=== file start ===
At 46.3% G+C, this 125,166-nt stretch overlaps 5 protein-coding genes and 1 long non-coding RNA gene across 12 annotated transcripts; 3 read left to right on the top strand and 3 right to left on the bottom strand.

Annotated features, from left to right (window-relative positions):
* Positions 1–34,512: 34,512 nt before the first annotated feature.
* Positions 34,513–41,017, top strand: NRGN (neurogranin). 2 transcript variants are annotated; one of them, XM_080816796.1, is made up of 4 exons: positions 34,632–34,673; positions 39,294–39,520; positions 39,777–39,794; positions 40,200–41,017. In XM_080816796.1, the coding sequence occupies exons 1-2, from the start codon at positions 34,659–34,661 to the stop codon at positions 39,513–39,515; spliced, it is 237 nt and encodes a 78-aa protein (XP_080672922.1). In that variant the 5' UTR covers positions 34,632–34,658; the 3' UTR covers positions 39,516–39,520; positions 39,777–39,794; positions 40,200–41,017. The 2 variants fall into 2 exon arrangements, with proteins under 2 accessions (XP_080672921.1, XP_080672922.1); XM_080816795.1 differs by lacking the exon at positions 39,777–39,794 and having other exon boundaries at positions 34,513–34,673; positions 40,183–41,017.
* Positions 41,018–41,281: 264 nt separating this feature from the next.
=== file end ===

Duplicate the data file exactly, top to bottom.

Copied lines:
At 46.3% G+C, this 125,166-nt stretch overlaps 5 protein-coding genes and 1 long non-coding RNA gene across 12 annotated transcripts; 3 read left to right on the top strand and 3 right to left on the bottom strand.

Annotated features, from left to right (window-relative positions):
* Positions 1–34,512: 34,512 nt before the first annotated feature.
* Positions 34,513–41,017, top strand: NRGN (neurogranin). 2 transcript variants are annotated; one of them, XM_080816796.1, is made up of 4 exons: positions 34,632–34,673; positions 39,294–39,520; positions 39,777–39,794; positions 40,200–41,017. In XM_080816796.1, the coding sequence occupies exons 1-2, from the start codon at positions 34,659–34,661 to the stop codon at positions 39,513–39,515; spliced, it is 237 nt and encodes a 78-aa protein (XP_080672922.1). In that variant the 5' UTR covers positions 34,632–34,658; the 3' UTR covers positions 39,516–39,520; positions 39,777–39,794; positions 40,200–41,017. The 2 variants fall into 2 exon arrangements, with proteins under 2 accessions (XP_080672921.1, XP_080672922.1); XM_080816795.1 differs by lacking the exon at positions 39,777–39,794 and having other exon boundaries at positions 34,513–34,673; positions 40,183–41,017.
* Positions 41,018–41,281: 264 nt separating this feature from the next.